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Users have the possibility to upload a sensitive personal file to a specific website. After uploading, only the user himself and the administrator of the website have the ability to download the file again.

All files of any user are uploaded to the following folder: https://example.com/folder/uploads/.

Before a file is uploaded, it gets renamed to <<username>>.docx.

So for Foo the path would be: https://example.com/folder/uploads/foo.docx and for Gux it'd be https://example.com/folder/uploads/gux.docx.

As you can see, this is not safe at all. Foo could simply examine the download link, and replace his own name in the file-path with the username of other users to download their files.

So to prevent this, the web-developer did the following: Before a file is uploaded, a random string of 15 characters gets prepended to the filename. This random string is different for each upload.

For Foo this would be for example https://example.com/folder/uploads/heh38dhehe83ud37_foo.docx and for Gux https://example.com/folder/uploads/abcnjoei488383b22_gux.docx.

When Foo examines the download-url, he will know in which folder all the files are stored. But there is no way that he could guess the random string that is prepended to Gux' file. The random string actually functions as a 15-character long password.

In all directories an index.html-file is placed so the directory content does not get listed.

If Foo still wanted to download other users their files, how would he do that? I'm looking for a way Foo would do this by forming a specific URL or HTTP-request. Breaching the server or database is a correct answer but not the kind I'm looking for.

TL;DR: How to find the path of a file on a public website with a unique and randomized string in it? You know the path to the upload-folder, but there is a index.html-file there so you can't see the content.

  • When you ask "How", are you questioning whether someone can guess another's file? Or "How" as in how was this setup to work? The string could easily be a hash of some type and checked against the user's hash, and it is fairly basic authentication at that point. – Nelson Jul 8 at 2:34
  • @Nelson Yes, I am asking if a random person could guess another's file. And how would that work. The string is no hash. It truly is a list of random characters not based on any info of the user. – O'Niel Jul 8 at 2:46
  • If it is truly random, then you brute force it. There isn't really a whole lot can be done to stop it. I can make hundreds of URL requests a second and it'll spin through all possibilities within the hour. It's not remotely secure if someone spends any effort trying to steal your files. – Nelson Jul 8 at 2:52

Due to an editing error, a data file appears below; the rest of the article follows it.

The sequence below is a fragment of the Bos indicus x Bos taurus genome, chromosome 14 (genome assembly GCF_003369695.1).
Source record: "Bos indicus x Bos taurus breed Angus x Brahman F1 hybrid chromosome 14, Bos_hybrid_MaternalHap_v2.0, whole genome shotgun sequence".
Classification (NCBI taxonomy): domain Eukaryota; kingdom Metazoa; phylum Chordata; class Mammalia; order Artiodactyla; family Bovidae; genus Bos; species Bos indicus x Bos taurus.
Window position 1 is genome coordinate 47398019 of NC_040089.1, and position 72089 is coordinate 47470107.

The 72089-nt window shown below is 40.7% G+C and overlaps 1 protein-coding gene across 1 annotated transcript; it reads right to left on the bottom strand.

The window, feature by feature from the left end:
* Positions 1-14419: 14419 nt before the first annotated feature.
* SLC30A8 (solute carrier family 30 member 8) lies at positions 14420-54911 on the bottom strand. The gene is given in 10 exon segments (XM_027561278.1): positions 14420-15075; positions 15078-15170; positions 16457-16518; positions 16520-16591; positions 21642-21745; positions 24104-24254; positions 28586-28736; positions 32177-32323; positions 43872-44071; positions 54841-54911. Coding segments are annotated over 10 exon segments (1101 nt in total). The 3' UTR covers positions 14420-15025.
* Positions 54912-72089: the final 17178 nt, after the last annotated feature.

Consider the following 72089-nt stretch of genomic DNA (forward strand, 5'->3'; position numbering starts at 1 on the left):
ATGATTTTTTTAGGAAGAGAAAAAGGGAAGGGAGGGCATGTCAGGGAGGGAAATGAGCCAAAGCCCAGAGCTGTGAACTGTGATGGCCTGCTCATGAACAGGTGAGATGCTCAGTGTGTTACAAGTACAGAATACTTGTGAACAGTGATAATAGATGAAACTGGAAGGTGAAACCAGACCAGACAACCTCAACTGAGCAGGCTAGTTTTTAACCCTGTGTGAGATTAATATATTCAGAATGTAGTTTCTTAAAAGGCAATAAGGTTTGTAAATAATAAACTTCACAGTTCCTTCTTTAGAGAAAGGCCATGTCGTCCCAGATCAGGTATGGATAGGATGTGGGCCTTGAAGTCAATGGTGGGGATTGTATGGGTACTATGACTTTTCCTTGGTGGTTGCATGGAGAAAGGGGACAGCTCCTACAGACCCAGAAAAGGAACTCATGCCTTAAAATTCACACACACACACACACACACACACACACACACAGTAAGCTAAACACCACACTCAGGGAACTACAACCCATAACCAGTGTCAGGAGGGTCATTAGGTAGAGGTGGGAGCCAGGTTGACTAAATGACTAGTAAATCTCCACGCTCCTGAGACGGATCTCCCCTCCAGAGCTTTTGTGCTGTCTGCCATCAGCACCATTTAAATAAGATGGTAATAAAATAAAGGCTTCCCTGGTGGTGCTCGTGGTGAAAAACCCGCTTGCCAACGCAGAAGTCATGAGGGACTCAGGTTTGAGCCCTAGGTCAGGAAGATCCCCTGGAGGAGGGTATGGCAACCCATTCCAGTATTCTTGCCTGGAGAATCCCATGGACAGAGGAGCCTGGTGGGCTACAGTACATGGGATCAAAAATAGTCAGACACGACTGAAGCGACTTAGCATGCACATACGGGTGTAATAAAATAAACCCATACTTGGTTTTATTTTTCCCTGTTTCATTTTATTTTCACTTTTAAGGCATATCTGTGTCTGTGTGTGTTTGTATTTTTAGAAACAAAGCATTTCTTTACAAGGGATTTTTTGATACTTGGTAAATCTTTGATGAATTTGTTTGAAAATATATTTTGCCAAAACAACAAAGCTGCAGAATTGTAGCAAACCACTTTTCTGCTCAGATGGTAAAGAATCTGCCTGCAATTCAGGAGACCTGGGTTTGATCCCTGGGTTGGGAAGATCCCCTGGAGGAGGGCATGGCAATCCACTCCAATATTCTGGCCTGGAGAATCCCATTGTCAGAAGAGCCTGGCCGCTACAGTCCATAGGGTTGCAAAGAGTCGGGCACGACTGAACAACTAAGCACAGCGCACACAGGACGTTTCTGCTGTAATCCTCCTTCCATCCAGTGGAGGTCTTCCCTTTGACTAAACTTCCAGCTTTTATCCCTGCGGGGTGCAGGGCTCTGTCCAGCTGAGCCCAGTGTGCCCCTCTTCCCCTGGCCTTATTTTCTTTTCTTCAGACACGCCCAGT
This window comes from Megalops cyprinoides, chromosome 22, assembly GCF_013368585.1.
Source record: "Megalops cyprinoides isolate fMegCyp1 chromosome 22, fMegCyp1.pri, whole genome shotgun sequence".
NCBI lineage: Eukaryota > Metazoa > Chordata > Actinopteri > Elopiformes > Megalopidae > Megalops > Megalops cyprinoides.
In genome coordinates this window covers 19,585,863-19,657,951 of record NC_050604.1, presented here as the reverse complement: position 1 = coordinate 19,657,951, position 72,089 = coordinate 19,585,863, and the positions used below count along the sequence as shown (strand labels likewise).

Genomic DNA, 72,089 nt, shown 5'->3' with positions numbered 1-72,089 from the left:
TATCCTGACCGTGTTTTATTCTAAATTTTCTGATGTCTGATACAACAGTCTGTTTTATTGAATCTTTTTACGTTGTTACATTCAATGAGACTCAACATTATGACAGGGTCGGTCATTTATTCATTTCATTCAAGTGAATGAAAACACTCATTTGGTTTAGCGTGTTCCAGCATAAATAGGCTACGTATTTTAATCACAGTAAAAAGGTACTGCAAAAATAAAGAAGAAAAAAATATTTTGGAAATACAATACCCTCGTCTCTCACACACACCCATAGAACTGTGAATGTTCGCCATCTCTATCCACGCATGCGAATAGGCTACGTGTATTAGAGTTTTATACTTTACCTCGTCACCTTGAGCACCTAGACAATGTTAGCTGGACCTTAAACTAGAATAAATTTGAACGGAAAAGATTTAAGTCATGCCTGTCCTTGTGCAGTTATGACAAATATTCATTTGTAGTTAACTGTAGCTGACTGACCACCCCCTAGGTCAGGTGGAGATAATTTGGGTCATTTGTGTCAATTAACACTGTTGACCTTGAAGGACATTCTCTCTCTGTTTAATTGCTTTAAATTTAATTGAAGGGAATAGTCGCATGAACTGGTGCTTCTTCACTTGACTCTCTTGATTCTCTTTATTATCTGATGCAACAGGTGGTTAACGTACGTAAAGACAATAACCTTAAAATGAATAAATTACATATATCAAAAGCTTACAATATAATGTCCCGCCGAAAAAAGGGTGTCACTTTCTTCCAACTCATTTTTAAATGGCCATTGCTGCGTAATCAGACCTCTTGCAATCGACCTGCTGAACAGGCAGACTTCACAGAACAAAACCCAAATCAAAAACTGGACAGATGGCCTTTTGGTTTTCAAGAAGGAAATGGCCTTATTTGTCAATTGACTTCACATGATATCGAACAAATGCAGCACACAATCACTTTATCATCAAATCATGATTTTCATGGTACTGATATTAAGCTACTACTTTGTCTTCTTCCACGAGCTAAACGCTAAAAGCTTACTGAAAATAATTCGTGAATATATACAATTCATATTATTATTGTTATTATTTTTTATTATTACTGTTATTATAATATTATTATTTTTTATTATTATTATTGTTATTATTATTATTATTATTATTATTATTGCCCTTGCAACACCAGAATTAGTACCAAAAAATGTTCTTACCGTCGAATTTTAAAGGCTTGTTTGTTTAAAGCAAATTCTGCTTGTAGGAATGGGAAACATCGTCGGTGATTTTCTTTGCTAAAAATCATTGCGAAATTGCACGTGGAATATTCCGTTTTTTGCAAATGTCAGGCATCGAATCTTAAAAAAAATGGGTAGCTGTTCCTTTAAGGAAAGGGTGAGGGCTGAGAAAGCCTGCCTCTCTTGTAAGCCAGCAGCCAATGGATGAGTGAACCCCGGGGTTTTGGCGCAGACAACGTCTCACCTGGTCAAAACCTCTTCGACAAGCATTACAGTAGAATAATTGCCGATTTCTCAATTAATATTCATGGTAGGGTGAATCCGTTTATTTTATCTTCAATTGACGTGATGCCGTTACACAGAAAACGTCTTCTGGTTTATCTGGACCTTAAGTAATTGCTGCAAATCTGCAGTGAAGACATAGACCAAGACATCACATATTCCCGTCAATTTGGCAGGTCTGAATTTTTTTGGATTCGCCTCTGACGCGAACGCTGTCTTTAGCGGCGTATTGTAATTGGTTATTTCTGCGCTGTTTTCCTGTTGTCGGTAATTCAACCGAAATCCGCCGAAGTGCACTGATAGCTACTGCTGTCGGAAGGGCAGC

• Seems there's something missing at the authorization layer to allow this. As @Nelson mentioned, this is trivial brute force. – user2320464 Jul 8 at 6:06
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    @user2320464: " The glaring issue remains the failure in the authorization layer." - The approach of unguessable URL's is a fairly common one and often used to have a way to share files without with others - without the need to setup user accounts, password etc just to share a single file. Properly implemented this approach is safe for the use case it is intended for. – Steffen Ullrich Jul 8 at 10:28
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Under the following assumptions, the approach is safe:

  • the 15-byte prefix is truly random
  • the character set of the prefix consists of numbers and the characters a to z. (given the file name examples that O'Niel provided).

In practical terms, the file name cannot be guessed or bruteforced because the search space is too huge (as @schroeder correctly comments).

Let's do the math:

Calculating the search space: 36 ^ 15 = 2.2107391972073336e+23

If any kind of supercomputer setup was to bruteforce this in say, a 100 years (approx. 3.1536e+9 seconds), then it had to try more than 7e+13 possibilities (70 trillion (short scale)) per second.

Which, of course, does not seem feasible.

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  • @O'niel: You asked that user needs to able to download the file after uploading it. How will user "foo" know know the file name "heh38dhehe83ud37_foo.docx" e.g. 1 month after uploading it? How this answers your question? – mentallurg Jul 9 at 9:09
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Since you know user name:

  1. Using of random symbols during upload is not necessary. Just check that file name matches user name.
  2. Same for download: On the server side check that user name and file name match.
  3. User name is determined during login. One user cannot use name of other user, and thus cannot access files of any other user.

In case you need more than one file per user, use separate directory per user.

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    Doesn't this work only if you have a web app with a single entry point, so the entry point can check permissions and then route the request to the right resource? Otherwise, a direct request the URL of the file will just download it. BTW, in a typical CMS (Wordpress, Joomla, etc.) only the request to non-existent files will be redirected to the single entry point index.php, but if you request an existing file (like /uploads/example.txt), it will be downloaded directly. – reed Jul 8 at 9:02
  • @reed: No, no single entry point is not needed. In Java you can do it e.g. as a servlet filter, in .NET via similar mechanism, in PHP e.g. by using page template with the common part that would check the current user. – mentallurg Jul 9 at 9:10

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